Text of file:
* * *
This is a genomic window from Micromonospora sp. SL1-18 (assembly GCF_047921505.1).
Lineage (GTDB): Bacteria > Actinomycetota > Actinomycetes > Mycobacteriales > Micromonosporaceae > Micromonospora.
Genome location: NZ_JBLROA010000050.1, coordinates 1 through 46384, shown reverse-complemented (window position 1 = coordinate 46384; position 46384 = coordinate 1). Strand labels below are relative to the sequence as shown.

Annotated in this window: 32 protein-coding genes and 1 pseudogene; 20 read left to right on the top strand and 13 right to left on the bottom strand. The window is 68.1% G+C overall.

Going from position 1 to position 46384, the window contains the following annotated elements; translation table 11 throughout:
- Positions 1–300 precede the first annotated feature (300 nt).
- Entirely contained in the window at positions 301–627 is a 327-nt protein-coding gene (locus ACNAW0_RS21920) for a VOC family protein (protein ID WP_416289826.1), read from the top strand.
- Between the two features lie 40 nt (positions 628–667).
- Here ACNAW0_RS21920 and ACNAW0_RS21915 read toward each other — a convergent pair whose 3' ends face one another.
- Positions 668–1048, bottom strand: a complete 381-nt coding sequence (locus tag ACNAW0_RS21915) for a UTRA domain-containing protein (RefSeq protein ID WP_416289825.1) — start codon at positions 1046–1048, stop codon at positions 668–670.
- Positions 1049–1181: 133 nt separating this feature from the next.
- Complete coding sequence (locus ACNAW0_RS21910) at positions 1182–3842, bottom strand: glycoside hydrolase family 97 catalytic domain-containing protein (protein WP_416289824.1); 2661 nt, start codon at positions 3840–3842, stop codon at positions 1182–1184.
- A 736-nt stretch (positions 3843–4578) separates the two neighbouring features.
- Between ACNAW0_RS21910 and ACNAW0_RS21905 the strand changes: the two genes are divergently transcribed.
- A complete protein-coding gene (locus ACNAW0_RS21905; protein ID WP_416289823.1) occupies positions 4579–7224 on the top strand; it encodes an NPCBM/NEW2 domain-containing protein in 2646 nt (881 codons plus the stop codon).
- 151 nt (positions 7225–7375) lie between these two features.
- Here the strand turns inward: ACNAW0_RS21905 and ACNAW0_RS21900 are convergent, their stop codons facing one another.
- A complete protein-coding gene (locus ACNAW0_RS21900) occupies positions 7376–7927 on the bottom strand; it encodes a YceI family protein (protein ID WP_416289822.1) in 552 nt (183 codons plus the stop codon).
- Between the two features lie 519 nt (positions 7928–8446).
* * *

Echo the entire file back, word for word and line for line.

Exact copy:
This is a genomic window from Micromonospora sp. SL1-18 (assembly GCF_047921505.1).
Lineage (GTDB): Bacteria > Actinomycetota > Actinomycetes > Mycobacteriales > Micromonosporaceae > Micromonospora.
Genome location: NZ_JBLROA010000050.1, coordinates 1 through 46384, shown reverse-complemented (window position 1 = coordinate 46384; position 46384 = coordinate 1). Strand labels below are relative to the sequence as shown.

Annotated in this window: 32 protein-coding genes and 1 pseudogene; 20 read left to right on the top strand and 13 right to left on the bottom strand. The window is 68.1% G+C overall.

Going from position 1 to position 46384, the window contains the following annotated elements; translation table 11 throughout:
- Positions 1–300 precede the first annotated feature (300 nt).
- Entirely contained in the window at positions 301–627 is a 327-nt protein-coding gene (locus ACNAW0_RS21920) for a VOC family protein (protein ID WP_416289826.1), read from the top strand.
- Between the two features lie 40 nt (positions 628–667).
- Here ACNAW0_RS21920 and ACNAW0_RS21915 read toward each other — a convergent pair whose 3' ends face one another.
- Positions 668–1048, bottom strand: a complete 381-nt coding sequence (locus tag ACNAW0_RS21915) for a UTRA domain-containing protein (RefSeq protein ID WP_416289825.1) — start codon at positions 1046–1048, stop codon at positions 668–670.
- Positions 1049–1181: 133 nt separating this feature from the next.
- Complete coding sequence (locus ACNAW0_RS21910) at positions 1182–3842, bottom strand: glycoside hydrolase family 97 catalytic domain-containing protein (protein WP_416289824.1); 2661 nt, start codon at positions 3840–3842, stop codon at positions 1182–1184.
- A 736-nt stretch (positions 3843–4578) separates the two neighbouring features.
- Between ACNAW0_RS21910 and ACNAW0_RS21905 the strand changes: the two genes are divergently transcribed.
- A complete protein-coding gene (locus ACNAW0_RS21905; protein ID WP_416289823.1) occupies positions 4579–7224 on the top strand; it encodes an NPCBM/NEW2 domain-containing protein in 2646 nt (881 codons plus the stop codon).
- 151 nt (positions 7225–7375) lie between these two features.
- Here the strand turns inward: ACNAW0_RS21905 and ACNAW0_RS21900 are convergent, their stop codons facing one another.
- A complete protein-coding gene (locus ACNAW0_RS21900) occupies positions 7376–7927 on the bottom strand; it encodes a YceI family protein (protein ID WP_416289822.1) in 552 nt (183 codons plus the stop codon).
- Between the two features lie 519 nt (positions 7928–8446).